The solution is clear. Abandon the missile shield. End the expansion of Nato. And think boldly about a new security arrangement for the whole of Europe – one that will bring Russia in rather than leaving it outside feeling vulnerable. If this were done, everything I know about Putin and Russia tells me the crisis over Ukraine would be solved – and the Russian economy would not end up being needlessly destroyed, causing woe and bitterness among its people. If it is not done, we will have to deal with a resentful Russia for decades – for Putin’s successors will also demand security.

Let us return to the ideals of 1989, when Mikhail Gorbachev envisaged a new “common European home”. That is what every Russian leader since him has wanted – while the west, it seems, never did.

We can dismiss the last paragraph as hyperbole. In fact, Mr. Gorbachev most wanted to keep the Soviet Union together. This suited him and his circle, but it ignored the wishes of many, Balts included, who wanted just the opposite. Shall we now resurrect that crisis?

One more thing about this hyperbole. Going back to 1991, there is ample evidence that the west actually wanted to fit Russia into a new European home. The main question was how to accomplish this. I know because I was part of the regional effort to make that happen. The regional programming was generic (not targeted to advance one country over another) and was aimed to assist countries to make the transition from Soviet to western institutional orientation. Let us be clear, at a certain point in time, Russian policy, from the top down, changed to reject this approach. The most probable reasons are that this policy approach presumed a devolution of power away from the Kremlin as well as increased accountability for the results of policy. The ruling elite in Russia wanted to have their cake (friendship with the west) and eat it too (consolidate power).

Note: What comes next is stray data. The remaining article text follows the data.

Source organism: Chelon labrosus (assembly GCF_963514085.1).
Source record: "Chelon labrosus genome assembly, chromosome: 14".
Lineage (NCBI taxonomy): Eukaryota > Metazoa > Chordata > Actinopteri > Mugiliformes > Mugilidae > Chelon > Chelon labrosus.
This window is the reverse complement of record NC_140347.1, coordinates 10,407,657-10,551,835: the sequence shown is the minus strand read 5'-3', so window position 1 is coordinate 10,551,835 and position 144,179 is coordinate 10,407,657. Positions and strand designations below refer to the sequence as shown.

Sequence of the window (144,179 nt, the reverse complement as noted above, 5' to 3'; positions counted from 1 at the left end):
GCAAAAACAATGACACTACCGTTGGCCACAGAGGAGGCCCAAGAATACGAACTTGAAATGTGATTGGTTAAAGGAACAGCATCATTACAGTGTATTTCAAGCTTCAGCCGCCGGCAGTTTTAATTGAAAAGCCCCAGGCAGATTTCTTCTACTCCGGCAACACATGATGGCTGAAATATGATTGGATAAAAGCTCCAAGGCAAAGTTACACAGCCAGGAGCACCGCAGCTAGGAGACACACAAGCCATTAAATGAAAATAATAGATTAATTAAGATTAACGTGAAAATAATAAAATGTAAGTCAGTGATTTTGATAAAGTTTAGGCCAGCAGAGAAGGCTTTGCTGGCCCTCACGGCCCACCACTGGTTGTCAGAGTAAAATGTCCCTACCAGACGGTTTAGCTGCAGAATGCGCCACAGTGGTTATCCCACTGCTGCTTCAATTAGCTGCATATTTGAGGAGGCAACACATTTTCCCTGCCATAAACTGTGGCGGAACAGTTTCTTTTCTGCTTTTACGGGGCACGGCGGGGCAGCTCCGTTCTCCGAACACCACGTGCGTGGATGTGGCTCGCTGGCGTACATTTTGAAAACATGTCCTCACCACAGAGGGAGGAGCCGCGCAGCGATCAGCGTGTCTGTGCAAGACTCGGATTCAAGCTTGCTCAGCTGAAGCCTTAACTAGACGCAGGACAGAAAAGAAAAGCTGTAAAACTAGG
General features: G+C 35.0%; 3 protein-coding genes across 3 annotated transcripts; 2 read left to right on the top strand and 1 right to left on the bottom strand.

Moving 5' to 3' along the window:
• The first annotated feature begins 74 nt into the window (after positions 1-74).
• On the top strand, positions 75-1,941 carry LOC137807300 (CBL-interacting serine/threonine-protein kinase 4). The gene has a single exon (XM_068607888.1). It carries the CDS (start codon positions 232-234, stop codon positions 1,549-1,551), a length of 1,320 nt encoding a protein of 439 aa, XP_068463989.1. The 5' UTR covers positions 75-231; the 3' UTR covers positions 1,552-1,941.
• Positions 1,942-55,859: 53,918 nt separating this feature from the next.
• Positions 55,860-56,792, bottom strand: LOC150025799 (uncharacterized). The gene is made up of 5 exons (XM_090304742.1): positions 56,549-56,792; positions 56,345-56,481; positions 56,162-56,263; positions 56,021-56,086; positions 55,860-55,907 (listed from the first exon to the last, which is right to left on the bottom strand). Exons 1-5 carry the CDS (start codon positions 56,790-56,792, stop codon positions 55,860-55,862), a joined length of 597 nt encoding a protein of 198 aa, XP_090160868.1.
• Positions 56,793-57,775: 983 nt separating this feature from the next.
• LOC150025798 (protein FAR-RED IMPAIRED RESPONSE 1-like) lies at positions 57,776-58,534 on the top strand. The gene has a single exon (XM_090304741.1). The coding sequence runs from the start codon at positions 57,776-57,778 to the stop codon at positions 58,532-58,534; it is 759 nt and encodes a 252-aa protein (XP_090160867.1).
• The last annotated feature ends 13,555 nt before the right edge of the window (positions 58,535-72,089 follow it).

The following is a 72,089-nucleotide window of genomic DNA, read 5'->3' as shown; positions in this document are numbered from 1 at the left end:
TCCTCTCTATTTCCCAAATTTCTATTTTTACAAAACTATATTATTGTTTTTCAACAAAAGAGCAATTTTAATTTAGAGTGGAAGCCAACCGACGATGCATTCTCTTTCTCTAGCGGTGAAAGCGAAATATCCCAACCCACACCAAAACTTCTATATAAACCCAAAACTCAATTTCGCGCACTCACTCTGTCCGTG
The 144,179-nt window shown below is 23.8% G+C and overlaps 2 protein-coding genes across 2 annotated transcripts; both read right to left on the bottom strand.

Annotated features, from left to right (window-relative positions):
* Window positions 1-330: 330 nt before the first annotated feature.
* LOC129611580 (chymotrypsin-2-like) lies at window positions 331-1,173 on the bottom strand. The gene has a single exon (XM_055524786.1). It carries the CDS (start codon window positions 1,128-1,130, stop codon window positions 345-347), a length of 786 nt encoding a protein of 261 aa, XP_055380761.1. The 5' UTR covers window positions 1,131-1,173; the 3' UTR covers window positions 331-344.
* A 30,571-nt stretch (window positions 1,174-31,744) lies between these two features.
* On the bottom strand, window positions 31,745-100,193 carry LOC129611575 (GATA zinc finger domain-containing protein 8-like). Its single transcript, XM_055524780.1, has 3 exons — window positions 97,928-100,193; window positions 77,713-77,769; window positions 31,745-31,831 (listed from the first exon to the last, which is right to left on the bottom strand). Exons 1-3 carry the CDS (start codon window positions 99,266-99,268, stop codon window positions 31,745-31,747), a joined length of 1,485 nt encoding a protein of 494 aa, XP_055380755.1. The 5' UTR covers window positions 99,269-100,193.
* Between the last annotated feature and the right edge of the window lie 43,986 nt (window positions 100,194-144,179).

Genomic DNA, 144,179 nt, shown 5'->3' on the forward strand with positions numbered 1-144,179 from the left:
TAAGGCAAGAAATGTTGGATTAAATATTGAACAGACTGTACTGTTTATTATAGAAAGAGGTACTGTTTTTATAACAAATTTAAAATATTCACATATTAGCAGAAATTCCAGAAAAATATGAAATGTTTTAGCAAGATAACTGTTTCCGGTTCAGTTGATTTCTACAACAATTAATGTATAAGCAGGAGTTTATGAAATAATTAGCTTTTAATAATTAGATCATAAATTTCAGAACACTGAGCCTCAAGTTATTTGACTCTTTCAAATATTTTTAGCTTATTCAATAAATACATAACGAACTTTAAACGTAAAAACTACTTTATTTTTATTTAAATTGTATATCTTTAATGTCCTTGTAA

The most painful result of this change in policy was the end of legal reform in Russia. The end of legal reform surprised some. For example, Paul Klebnikov, thought it possible to report for Forbes on large scale corruption issues. He was shot in the head very soon after setting up shop in Moscow.  It surprised Mr. Khodorkovsky as well, who thought it possible to oppose the Kremlin.  But these two were not the only ones who faced unpleasant surprises. It also surprised scores of people who took over certain values that are at the core of the European experience – free speech and protection of human rights. Journalists, human rights workers, lawyers. The list of folks inside Russia who were unpleasantly surprised is rather long.